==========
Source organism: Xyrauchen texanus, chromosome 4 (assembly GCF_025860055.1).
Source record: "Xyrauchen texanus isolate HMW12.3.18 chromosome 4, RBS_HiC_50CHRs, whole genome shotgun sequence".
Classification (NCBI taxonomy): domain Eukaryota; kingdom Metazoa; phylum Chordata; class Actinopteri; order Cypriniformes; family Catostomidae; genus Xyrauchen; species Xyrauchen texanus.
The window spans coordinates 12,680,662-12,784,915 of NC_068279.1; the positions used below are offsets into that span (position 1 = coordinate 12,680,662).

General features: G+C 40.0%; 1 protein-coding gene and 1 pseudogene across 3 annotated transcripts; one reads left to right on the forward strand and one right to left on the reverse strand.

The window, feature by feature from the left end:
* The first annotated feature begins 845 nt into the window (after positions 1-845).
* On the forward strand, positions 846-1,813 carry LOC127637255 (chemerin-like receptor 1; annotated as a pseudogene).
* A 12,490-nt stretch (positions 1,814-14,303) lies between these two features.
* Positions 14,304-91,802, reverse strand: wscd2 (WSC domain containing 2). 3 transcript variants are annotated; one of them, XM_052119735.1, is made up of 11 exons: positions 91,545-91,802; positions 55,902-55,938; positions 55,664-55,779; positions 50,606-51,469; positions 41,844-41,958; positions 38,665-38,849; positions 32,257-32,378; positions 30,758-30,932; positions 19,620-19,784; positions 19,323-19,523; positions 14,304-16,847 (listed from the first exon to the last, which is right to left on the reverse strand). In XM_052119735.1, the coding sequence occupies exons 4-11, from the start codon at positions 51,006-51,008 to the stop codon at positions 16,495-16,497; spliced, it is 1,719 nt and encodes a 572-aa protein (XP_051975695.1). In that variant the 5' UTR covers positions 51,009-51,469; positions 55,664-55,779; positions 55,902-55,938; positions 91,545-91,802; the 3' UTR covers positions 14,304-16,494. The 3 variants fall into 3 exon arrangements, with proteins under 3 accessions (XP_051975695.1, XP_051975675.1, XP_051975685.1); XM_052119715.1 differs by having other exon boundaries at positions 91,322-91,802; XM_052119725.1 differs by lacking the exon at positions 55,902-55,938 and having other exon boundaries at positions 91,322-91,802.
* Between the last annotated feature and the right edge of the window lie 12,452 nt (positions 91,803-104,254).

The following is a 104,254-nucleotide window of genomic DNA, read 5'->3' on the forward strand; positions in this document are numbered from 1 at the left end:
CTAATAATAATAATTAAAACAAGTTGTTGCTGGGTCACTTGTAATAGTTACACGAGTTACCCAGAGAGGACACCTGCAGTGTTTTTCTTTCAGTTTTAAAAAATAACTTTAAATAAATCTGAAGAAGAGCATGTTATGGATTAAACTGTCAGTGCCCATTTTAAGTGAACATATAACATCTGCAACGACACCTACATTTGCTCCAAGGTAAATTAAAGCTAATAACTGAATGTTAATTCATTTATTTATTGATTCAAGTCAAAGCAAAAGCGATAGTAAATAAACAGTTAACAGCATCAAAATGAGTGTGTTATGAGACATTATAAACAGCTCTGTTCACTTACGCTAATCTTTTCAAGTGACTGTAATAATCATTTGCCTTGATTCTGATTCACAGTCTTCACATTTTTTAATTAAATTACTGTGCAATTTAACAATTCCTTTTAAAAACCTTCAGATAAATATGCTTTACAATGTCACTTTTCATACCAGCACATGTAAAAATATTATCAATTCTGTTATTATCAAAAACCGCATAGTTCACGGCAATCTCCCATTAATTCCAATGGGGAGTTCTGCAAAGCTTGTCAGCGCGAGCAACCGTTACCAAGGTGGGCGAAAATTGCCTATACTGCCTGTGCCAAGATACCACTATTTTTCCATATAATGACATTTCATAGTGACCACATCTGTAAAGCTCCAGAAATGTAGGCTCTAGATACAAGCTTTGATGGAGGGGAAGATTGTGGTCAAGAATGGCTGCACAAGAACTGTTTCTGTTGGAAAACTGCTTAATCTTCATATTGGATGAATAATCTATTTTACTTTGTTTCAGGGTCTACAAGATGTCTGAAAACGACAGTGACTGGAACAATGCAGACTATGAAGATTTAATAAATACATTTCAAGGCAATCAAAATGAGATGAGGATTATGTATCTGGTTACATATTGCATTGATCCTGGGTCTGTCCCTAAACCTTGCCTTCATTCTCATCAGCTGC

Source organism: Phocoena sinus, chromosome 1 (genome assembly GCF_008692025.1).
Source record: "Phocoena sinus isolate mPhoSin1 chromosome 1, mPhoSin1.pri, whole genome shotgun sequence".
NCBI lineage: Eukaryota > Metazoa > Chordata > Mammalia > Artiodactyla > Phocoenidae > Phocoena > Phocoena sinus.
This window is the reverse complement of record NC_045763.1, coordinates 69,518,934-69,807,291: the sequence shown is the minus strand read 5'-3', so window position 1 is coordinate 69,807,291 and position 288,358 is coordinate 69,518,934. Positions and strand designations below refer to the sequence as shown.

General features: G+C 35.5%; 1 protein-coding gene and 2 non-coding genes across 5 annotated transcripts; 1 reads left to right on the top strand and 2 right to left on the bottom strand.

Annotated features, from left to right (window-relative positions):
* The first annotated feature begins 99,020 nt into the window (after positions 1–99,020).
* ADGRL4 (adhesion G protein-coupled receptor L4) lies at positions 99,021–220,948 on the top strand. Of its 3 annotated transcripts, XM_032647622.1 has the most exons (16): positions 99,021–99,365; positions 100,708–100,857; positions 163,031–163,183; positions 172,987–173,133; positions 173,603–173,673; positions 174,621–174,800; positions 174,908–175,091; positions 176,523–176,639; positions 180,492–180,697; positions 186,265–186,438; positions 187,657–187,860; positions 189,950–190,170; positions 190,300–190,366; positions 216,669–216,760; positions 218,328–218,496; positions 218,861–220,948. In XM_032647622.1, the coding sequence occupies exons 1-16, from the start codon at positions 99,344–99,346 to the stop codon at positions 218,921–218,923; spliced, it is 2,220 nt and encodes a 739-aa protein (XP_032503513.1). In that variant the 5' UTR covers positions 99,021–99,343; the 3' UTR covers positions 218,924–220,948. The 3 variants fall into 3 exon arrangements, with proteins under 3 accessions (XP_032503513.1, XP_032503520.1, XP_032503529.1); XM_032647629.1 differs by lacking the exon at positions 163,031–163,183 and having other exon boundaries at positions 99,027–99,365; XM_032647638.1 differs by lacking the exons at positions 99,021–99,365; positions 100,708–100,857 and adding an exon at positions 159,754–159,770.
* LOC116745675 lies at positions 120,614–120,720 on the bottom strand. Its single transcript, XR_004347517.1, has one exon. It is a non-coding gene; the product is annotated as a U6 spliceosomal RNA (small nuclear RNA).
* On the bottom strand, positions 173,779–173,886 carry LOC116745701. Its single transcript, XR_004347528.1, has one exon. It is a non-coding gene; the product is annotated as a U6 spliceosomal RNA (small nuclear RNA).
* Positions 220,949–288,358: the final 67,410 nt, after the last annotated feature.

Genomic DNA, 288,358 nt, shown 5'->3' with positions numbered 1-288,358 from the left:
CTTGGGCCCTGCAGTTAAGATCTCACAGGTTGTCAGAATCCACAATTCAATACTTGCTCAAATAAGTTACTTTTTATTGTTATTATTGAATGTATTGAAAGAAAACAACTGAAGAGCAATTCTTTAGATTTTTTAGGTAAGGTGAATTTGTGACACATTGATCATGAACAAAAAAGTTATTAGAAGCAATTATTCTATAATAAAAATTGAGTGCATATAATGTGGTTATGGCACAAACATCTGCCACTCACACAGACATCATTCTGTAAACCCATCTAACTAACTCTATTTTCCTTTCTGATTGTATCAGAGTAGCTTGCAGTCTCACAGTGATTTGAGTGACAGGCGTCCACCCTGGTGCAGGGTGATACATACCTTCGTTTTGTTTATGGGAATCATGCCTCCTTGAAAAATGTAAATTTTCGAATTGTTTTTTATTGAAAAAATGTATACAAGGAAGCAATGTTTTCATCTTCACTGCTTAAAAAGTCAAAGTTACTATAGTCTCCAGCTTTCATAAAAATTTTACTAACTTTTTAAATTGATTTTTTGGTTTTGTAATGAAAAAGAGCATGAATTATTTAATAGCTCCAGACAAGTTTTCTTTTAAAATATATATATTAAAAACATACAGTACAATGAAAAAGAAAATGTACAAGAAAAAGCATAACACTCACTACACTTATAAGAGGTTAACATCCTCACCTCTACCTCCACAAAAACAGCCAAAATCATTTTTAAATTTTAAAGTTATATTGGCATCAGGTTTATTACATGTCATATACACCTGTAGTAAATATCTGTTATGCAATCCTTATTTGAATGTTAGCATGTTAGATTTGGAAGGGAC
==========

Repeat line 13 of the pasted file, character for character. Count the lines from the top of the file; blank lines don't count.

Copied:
CTAATAATAATAATTAAAACAAGTTGTTGCTGGGTCACTTGTAATAGTTACACGAGTTACCCAGAGAGGACACCTGCAGTGTTTTTCTTTCAGTTTTAAAAAATAACTTTAAATAAATCTGAAGAAGAGCATGTTATGGATTAAACTGTCAGTGCCCATTTTAAGTGAACATATAACATCTGCAACGACACCTACATTTGCTCCAAGGTAAATTAAAGCTAATAACTGAATGTTAATTCATTTATTTATTGATTCAAGTCAAAGCAAAAGCGATAGTAAATAAACAGTTAACAGCATCAAAATGAGTGTGTTATGAGACATTATAAACAGCTCTGTTCACTTACGCTAATCTTTTCAAGTGACTGTAATAATCATTTGCCTTGATTCTGATTCACAGTCTTCACATTTTTTAATTAAATTACTGTGCAATTTAACAATTCCTTTTAAAAACCTTCAGATAAATATGCTTTACAATGTCACTTTTCATACCAGCACATGTAAAAATATTATCAATTCTGTTATTATCAAAAACCGCATAGTTCACGGCAATCTCCCATTAATTCCAATGGGGAGTTCTGCAAAGCTTGTCAGCGCGAGCAACCGTTACCAAGGTGGGCGAAAATTGCCTATACTGCCTGTGCCAAGATACCACTATTTTTCCATATAATGACATTTCATAGTGACCACATCTGTAAAGCTCCAGAAATGTAGGCTCTAGATACAAGCTTTGATGGAGGGGAAGATTGTGGTCAAGAATGGCTGCACAAGAACTGTTTCTGTTGGAAAACTGCTTAATCTTCATATTGGATGAATAATCTATTTTACTTTGTTTCAGGGTCTACAAGATGTCTGAAAACGACAGTGACTGGAACAATGCAGACTATGAAGATTTAATAAATACATTTCAAGGCAATCAAAATGAGATGAGGATTATGTATCTGGTTACATATTGCATTGATCCTGGGTCTGTCCCTAAACCTTGCCTTCATTCTCATCAGCTGC